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Vol. 39, No. 1, 1999
Issue release date: January 1999
Section title: Biological Psychiatry<br>Original Paper
Neuropsychobiology 1999;39:18–24
(DOI:10.1159/000026555)

Antidepressants Augment Natural Killer Cell Activity: In vivo and in vitro

Frank M.G. · Hendricks S.E. · Johnson D.R. · Wieseler J.L. · Burke W.J.
aDepartment of Pathology and Microbiology, bDepartment of Psychiatry, and cEppley Institute for Research on Cancer and Related Diseases, University of Nebraska Medical Center, Omaha, Nebr., and dDepartment of Psychology, University of Nebraska at Omaha, Omaha, Nebr., USA

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Article / Publication Details

First-Page Preview
Abstract of Biological Psychiatry<br>Original Paper

Published online: 1/18/1999

Number of Print Pages: 7
Number of Figures: 3
Number of Tables: 1

ISSN: 0302-282X (Print)
eISSN: 1423-0224 (Online)

For additional information: http://www.karger.com/NPS

Abstract

Depressed mood has been associated with reduced natural killer cell activity (NKCA). Further, amelioration of depressive symptoms by pharmacotherapy has resulted in augmented NKCA. Serotonin, an indoleamine implicated in the pathophysiology of affective disorders, enhances NKCA in vitro and lymphocytes possess serotonin transporters and receptors. The present study evaluated NKCA in depressed outpatients before and during treatment with the selective serotonin reuptake inhibitor (SSRI) fluoxetine (Prozac®). Further, the SSRIs, fluoxetine and paroxetine (Paxil®), were also incubated in vitro with lymphoid cells to evaluate possible direct effects of SSRIs on NKCA. Depressed outpatients were administered fluoxetine (20 mg/day) for 4 weeks. NKCA and severity of depression were evaluated at weeks 0, 1, 2, and 4. Serum concentrations of fluoxetine and norfluoxetine were obtained as well. Mononuclear cells obtained from nonpatient volunteers were incubated with pharmacologic concentrations of fluoxetine or paroxetine and NKCA measured with a standard chromium release assay. Fluoxetine treatment resulted in decreased symptoms of depression and increased serum concentrations of fluoxetine and norfluoxetine. Further, fluoxetine treatment was associated with augmented NKCA in a subgroup of depressed outpatients exhibiting low NKCA at baseline. Fluoxetine had no effect on NKCA in depressed individuals exhibiting high NKCA at baseline. Incubation of mononuclear cells with fluoxetine and paroxetine augmented NKCA in vitro. The enhancing effects of antidepressants on NKCA in vivo and in vitro indicate a possible direct drug interaction with lymphoid cells during pharmacotherapy, suggesting that pharmacologic treatment of depression may result in enhanced immune competence as indexed by enhanced NKCA and that NKCA could be pharmacologically augmented with antidepressants in individuals with compromised immune function.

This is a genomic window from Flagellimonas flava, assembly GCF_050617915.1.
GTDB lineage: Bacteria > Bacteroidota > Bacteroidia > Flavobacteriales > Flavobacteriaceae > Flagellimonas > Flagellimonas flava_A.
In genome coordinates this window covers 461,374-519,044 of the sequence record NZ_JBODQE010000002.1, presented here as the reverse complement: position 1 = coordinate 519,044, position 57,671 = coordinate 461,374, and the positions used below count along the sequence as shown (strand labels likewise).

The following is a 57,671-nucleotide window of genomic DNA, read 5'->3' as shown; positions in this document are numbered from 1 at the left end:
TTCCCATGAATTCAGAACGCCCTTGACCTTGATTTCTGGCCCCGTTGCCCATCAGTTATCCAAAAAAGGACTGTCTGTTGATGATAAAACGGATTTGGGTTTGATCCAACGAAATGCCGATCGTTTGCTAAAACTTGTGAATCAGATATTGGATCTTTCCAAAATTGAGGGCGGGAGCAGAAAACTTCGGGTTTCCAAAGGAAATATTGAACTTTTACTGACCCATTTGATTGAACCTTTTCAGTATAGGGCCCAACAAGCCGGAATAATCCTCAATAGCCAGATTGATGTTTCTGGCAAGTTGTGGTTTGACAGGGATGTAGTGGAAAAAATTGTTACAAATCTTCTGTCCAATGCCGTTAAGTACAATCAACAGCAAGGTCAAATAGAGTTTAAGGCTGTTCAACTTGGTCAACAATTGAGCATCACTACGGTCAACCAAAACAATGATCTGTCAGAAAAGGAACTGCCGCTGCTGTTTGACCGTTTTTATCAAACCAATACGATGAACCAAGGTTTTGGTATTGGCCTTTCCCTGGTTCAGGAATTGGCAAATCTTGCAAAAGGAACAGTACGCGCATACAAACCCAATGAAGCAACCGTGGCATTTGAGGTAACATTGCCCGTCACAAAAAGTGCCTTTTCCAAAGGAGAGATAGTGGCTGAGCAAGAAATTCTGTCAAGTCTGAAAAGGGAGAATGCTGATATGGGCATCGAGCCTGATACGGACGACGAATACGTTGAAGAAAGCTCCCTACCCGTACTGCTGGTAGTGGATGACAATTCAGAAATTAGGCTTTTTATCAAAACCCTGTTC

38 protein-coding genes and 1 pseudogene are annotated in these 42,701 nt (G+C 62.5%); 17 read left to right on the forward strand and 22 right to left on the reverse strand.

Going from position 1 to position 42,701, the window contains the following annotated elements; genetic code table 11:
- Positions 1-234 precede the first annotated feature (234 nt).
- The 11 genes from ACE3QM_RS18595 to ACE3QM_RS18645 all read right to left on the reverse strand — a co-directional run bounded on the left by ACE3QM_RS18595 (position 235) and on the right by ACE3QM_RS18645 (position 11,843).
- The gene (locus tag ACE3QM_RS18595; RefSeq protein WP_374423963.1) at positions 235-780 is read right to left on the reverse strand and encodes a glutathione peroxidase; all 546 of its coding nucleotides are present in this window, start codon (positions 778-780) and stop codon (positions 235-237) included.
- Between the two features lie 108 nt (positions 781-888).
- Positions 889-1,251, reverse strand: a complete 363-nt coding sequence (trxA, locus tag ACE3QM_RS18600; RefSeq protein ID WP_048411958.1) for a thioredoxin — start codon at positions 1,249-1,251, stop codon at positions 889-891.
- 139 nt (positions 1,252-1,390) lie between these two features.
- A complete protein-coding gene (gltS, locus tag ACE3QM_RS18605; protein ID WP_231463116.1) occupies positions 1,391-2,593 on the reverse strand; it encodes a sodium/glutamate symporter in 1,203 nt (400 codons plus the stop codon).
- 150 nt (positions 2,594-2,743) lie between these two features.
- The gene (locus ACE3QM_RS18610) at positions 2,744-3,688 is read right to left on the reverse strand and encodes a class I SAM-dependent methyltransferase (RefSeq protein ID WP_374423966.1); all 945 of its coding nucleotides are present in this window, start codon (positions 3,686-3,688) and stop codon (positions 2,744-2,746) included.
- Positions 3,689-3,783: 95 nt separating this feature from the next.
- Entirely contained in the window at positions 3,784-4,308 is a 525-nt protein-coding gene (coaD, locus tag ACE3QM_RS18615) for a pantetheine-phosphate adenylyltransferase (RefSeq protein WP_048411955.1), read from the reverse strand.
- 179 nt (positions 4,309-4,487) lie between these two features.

Article / Publication Details

First-Page Preview
Abstract of Biological Psychiatry<br>Original Paper

Published online: 1/18/1999

Number of Print Pages: 7
Number of Figures: 3
Number of Tables: 1

ISSN: 0302-282X (Print)
eISSN: 1423-0224 (Online)

For additional information: http://www.karger.com/NPS


Copyright / Drug Dosage

Copyright: All rights reserved. No part of this publication may be translated into other languages, reproduced or utilized in any form or by any means, electronic or mechanical, including photocopying, recording, microcopying, or by any information storage and retrieval system, without permission in writing from the publisher or, in the case of photocopying, direct payment of a specified fee to the Copyright Clearance Center.
Drug Dosage: The authors and the publisher have exerted every effort to ensure that drug selection and dosage set forth in this text are in accord with current recommendations and practice at the time of publication. However, in view of ongoing research, changes in goverment regulations, and the constant flow of information relating to drug therapy and drug reactions, the reader is urged to check the package insert for each drug for any changes in indications and dosage and for added warnings and precautions. This is particularly important when the recommended agent is a new and/or infrequently employed drug.
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